29 September 2015

Noah, Noah, where are you?

As soon as I complain about drought, it floods. God has such a sense of humor.

The rains began early Friday morning and released water continuously until Monday noon for a total of 5.5 inches here at Stratheden Farm. The ground was so dry that it sucked up the water for most of that time with relatively little run off. There was a moderate to dense fog the entire 72 hours, all done just to make my English visitors feel right at home (alright, the cats also helped welcome them. here is Grover, chief of the Hospitality Committee, making a guest feel right at home). Precipitation ceased about noon Monday.

 Right to the top of the measure: five and a half inches.

Then it came back last night with a vengeance, beginning a little after midnight, pouring for 13 hours. Unlike a few days ago, this has been an unrelenting HARD rain, torrential in nature. The power went out briefly during the night and it is amazing it is still on. Water is flowing like streams on the hill tops of my big pasture. One of the great assets of Floyd county is the rugged terrain and the general slope from the Blue Ridge northward into the next county; this usually flushes water out very quickly but adds to the flood woes of the county to the north. But now the rain is falling so hard that even the steep hills cannot drain fast enough to prevent streams from forming. There will certainly be serious erosion damage all over the farm. Howell Creek is surely out of its bounds and eating away at the lower meadow - it can be heard roaring over the hill and forest from half a mile away.

The pond-which-will-not-hold-water is almost up to the overflow drain pipe; its not had this much water in it during its five year dry life.

The 1,700 foot driveway has sustained severe erosion damage. My guess is it needs 3,000 pounds of hand shoveled gravel to repair it. Will be on the telephone at 8:00 tomorrow to source gravel. There is one quarry in the county but the county and state road departments, which have a massive job ahead, will probably have priority.

The county gravel road which connects Stratheden Farm to the outside world also has severe erosion. Here you can see the original 18th century base course revealed  underneath the modern gravel.

 Falling Branch Road at it low crossing at Falling Branch Creek is under rapidly flowing water. Here is the view downstream from the road; the normal three foot wide stream bed is the thin line to the far right of the watercourse.

 From the Roanoke TV station web page a few hours ago:

The rain continues to come down, and road conditions are worsening after several hours of heavy, continual downpours. Town businesses are being flooded. Streets are overflowing with water.

There is a one lane road on East Main Street; 221 South, between the NAPA store and Slaughters' Supermarket, is closed due to water over the road. [this means I cannot get into town]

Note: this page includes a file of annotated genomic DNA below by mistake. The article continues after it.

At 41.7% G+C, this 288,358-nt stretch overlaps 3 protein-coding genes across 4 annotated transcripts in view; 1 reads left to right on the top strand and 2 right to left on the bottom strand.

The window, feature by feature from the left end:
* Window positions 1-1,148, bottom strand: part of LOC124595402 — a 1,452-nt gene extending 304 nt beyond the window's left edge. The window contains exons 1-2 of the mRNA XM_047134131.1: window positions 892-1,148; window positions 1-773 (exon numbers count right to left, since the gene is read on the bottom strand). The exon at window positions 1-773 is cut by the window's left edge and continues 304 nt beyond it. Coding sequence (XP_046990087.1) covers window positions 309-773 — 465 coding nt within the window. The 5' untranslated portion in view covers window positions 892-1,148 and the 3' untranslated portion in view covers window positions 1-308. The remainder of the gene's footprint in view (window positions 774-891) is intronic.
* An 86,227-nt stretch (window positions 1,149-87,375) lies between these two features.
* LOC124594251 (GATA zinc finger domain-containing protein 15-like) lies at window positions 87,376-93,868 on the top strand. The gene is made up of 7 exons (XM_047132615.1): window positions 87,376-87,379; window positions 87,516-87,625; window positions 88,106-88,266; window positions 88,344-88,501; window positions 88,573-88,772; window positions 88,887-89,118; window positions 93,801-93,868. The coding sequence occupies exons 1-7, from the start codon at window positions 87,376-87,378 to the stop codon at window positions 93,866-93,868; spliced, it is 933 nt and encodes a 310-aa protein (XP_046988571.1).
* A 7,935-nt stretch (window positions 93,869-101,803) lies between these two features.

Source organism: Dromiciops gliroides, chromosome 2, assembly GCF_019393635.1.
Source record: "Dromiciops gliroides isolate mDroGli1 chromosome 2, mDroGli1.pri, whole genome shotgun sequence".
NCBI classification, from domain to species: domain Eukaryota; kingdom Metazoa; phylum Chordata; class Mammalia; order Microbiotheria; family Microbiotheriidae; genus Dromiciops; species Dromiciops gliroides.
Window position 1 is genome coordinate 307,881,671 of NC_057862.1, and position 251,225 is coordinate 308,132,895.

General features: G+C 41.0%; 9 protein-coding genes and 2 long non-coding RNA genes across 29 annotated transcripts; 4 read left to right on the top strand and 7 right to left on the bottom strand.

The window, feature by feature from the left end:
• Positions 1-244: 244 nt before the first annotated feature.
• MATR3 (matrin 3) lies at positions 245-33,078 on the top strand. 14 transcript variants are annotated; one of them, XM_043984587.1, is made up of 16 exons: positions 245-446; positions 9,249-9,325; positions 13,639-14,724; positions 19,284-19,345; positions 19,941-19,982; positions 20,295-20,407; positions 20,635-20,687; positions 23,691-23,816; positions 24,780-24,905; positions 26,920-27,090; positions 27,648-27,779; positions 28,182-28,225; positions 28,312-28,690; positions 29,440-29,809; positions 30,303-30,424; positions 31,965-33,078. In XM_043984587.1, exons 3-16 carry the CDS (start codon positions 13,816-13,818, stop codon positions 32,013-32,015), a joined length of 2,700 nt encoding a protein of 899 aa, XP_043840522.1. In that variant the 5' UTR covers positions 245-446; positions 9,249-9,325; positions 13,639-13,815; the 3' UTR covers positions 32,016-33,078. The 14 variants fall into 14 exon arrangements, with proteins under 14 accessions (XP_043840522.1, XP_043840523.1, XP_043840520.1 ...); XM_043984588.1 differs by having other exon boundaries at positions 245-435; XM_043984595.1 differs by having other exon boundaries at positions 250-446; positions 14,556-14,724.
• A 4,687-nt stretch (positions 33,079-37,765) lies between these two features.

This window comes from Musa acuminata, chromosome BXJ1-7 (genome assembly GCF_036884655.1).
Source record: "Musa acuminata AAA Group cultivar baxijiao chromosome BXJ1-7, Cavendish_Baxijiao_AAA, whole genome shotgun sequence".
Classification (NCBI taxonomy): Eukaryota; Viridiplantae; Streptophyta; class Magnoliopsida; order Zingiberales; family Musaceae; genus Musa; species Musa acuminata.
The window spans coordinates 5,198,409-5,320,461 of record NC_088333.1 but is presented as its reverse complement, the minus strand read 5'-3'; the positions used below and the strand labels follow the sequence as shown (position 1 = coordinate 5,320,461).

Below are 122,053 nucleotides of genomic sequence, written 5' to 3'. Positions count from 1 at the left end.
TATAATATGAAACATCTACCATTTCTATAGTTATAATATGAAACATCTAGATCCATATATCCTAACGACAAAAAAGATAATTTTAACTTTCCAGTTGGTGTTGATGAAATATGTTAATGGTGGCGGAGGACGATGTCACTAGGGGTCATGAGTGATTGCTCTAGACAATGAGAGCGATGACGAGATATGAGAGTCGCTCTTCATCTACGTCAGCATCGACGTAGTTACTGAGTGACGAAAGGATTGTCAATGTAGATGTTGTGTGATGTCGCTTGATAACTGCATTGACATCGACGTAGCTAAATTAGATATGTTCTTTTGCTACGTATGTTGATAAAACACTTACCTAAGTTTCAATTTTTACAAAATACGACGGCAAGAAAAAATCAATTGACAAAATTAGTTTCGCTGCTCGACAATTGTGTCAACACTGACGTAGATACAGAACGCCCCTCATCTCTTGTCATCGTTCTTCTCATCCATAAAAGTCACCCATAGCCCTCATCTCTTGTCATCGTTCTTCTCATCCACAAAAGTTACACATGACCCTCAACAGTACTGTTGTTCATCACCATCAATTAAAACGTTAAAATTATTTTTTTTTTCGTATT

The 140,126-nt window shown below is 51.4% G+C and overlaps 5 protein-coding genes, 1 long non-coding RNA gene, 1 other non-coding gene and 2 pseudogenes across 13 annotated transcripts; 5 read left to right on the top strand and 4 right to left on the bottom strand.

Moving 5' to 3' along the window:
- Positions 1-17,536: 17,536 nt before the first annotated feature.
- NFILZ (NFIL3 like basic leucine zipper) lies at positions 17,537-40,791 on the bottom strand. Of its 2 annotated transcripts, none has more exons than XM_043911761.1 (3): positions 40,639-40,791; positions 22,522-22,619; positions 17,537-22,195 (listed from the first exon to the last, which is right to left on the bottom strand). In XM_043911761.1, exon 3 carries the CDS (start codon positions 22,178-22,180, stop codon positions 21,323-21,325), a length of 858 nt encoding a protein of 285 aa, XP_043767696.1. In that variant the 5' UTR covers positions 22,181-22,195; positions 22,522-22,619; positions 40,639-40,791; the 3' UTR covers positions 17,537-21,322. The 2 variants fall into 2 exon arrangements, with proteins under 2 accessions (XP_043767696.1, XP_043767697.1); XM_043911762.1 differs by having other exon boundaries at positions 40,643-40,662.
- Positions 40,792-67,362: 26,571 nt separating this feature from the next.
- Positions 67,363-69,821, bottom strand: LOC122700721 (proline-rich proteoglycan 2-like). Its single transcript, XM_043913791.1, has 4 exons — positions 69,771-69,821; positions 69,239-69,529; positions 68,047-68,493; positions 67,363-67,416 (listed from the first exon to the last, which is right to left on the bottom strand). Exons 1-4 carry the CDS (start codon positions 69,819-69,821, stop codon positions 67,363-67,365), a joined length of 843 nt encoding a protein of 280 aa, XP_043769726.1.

The asphalt on a section of Barberry Road (near the Conner dairy farm) is washing away.

Earlier this morning, a mudslide was reported on Route 8, near I-81 in Christiansburg. Route 8 is closed from Whitetail Outfitters to Christiansburg. [this is the only state highway leading northward out of the county]

Drivers traveling from Floyd County to Christiansburg report road conditions on Route 8 are bad. Water is across the road in several places. "Rivers" of water from driveways are coming onto Route 8, said one driver. "There were ponds in the road longer than my truck."

Also on Riner’s Meadow Creek Road, known as “Pig Path”, the water swept a van off the road into a field. Emergency personnel responded, and the driver, a college student from Floyd County, is now out of the vehicle. Her van is still in the water and will stay there until the water recedes. The road is closed.

Here is a video made from the library looking across the street to the Food Lion parking lot:

Patrick County, just on the other side of the Blue Ridge, has had the same flooding and the historic Bob White covered bridge was knocked from its buttresses and washed away. It was built in 1921 and survived all rains until now; that should give a sense of the magnitude of today's situation. And the forecast is like a broken record (who remembers 33 rpm vinyl skipping?) The worst may be yet to come.
The ground is so super-saturated the little springs are bubbling up from the ground.

When I planted lettuce & radishes last week I hoped for enough rain to germinate the seeds. Now I pray the garden has not been washed away.

This is one of those times a small $1500 drone would be very handy to overfly the farm and determine what is damaged and prioritize repairs, beginning with the driveway. Oh well, no drone so pull on the wading boots...

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